Saturday, February 21, 2015

Conjoined Twins

The story of the Hilton sisters was very interesting to read because their experience paralleled and differed to other stories of conjoined twins. In my bioethics class last semester we read a very good book, “One of Us,” by Alice Dreger.
In the U.S. individualism often translates into independence and strength whereas interdependence suggests fragility and weakness (i.e. mother and baby relationship). So in a situation where two people—two conscious minds—are sharing one body, it’s often portrayed as a form of entrapment, forever dependent on one another. However, this is not the case in conjoined twins—they too feel as though they are independent individuals.
A very clear example of this is Abigail and Brittany Hensel who are dicephalic conjoined twins. The girls have never required extensive medical care and are highly encouraged to express their individuality in terms of tastes and hobbies. They’ve learned to swim and ride a bicycle. What these girls make clear is that conjoinment, which interrupts our concepts and structure of individuality, does not automatically result in attenuated individual development.
There have been many references to psychological literature in order to justify attempts at separation. The thought is that conjoinment intolerably limited one’s life. However, this is not the case with most conjoined twins who often reject the risky operation since it would result in the death of one or both twins and a drastic change in their identity which appears to be two-fold; they see themselves as individuals but also as part of a whole.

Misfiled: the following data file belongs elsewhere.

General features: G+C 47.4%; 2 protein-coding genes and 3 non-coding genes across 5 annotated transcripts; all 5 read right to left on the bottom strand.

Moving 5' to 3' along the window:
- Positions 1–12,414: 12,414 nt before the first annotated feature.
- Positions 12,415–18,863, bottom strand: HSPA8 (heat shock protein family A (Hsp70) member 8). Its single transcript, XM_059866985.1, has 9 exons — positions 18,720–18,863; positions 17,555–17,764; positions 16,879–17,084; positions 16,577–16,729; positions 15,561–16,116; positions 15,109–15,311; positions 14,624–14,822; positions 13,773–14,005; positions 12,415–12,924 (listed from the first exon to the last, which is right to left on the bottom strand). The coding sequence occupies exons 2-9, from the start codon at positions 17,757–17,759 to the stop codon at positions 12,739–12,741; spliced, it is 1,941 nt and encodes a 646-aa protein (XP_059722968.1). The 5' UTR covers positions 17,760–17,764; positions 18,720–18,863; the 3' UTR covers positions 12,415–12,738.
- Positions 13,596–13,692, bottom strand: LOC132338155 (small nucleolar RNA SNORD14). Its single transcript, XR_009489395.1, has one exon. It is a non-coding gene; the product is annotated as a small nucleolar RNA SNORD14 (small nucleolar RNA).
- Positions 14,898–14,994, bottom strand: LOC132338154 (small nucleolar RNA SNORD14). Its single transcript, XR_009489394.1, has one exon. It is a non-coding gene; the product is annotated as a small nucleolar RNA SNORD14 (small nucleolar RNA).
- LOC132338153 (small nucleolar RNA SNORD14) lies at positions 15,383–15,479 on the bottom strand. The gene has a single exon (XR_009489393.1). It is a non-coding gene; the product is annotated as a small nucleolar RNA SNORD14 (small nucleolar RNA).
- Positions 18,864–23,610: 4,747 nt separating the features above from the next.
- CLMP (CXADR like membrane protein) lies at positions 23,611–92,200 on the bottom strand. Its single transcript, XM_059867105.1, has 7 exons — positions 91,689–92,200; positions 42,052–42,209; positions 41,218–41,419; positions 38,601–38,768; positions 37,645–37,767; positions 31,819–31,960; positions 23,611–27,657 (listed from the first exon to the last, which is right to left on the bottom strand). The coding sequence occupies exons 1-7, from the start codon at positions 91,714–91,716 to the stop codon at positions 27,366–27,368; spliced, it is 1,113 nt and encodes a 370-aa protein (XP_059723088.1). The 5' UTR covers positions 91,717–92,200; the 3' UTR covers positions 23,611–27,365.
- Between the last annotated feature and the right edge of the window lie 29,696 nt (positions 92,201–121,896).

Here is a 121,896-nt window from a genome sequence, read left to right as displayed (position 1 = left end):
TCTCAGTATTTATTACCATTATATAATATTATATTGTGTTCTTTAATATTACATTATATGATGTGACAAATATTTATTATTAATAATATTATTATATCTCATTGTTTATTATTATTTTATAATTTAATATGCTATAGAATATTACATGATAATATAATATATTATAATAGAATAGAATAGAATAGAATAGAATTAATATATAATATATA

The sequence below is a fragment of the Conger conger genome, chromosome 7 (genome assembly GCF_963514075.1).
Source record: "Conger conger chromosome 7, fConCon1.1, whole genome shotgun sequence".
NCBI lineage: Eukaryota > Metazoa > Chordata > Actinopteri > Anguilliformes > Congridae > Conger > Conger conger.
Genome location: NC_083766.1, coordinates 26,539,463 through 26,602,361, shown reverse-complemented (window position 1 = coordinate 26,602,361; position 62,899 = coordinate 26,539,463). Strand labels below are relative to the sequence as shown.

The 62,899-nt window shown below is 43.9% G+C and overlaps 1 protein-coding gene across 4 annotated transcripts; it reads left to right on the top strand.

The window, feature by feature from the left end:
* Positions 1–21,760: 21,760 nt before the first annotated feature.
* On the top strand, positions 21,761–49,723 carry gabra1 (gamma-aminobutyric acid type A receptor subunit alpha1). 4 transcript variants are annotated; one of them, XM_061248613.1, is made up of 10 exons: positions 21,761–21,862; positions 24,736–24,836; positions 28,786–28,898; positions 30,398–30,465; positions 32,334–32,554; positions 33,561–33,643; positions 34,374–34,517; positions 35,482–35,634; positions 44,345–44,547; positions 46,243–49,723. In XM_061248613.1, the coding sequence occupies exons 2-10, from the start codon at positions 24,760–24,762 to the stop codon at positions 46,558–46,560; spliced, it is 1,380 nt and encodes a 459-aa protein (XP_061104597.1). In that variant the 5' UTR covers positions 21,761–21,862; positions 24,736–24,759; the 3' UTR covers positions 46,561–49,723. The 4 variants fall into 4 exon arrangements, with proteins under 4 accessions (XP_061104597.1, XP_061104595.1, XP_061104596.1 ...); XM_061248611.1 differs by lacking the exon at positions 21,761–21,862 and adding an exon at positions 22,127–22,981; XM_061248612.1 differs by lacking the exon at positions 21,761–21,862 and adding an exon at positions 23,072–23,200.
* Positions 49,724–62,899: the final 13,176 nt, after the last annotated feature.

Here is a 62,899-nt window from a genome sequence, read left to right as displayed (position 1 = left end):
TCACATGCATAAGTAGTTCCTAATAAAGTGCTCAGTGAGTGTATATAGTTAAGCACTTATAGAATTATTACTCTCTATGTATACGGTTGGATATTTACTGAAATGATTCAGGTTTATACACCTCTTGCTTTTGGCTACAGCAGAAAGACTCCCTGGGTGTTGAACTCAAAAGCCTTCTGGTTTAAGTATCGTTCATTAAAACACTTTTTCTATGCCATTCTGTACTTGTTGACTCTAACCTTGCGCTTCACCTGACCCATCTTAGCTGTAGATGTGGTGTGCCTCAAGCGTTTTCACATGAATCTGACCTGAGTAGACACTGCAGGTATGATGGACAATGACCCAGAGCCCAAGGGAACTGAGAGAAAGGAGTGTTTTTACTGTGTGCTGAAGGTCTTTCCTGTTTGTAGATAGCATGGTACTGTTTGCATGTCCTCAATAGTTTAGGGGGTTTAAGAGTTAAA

This contrasts the Hilton sisters where even in the newspapers their individuality was never questions, but celebrated, even before they could speak. Their anatomy was celebrated and exploited. Not once were they pressured to separate (at the time the surgery would have resulted in the death of both) nor was Mary Hilton blamed for not encouraging them to separate. The ethical implications of separation surgeries complicated and multifaceted.
“One of Us” also explores separation surgery where physicians sacrifice one twin in order to save the other. Whether it be to further ones career (i.e. the surgeon’s) or for good intentions, sacrifice surgeries are morally problematic because of the implications for other procedures such as assisted suicide and organ donations. One case mentioned is that of Rosie and Gracie Attard. In short, Gracie was keeping both alive because Rosie had a heart that was not able to sustain life. Gracie brain was also underdeveloped, which resulted in cognitive impairments. The surgery was proposed as an attempt to save Grace’s life and if not done, both would eventually die. The outcome of this case reveals medicine’s thoughts on who is allowed a right to life. While the reason for the separation was due to Rosie’s heart, it easy to speculate that Gracie was granted a greater degree of right to life due to other reasons, namely physical and cognitive abilities.

There are several key issues that these sacrifice surgeries bring up. One of them is that in the medical community, personhood appears to rely on being able bodied, cognitively competent, and being a singleton. Seen in this way it is easy to see why the physicians advocated so persistently for the surgery. The apparent success of separation surgeries, such as Rosie’s case, will influence decisions more strongly than the deaths of those being sacrificed. 

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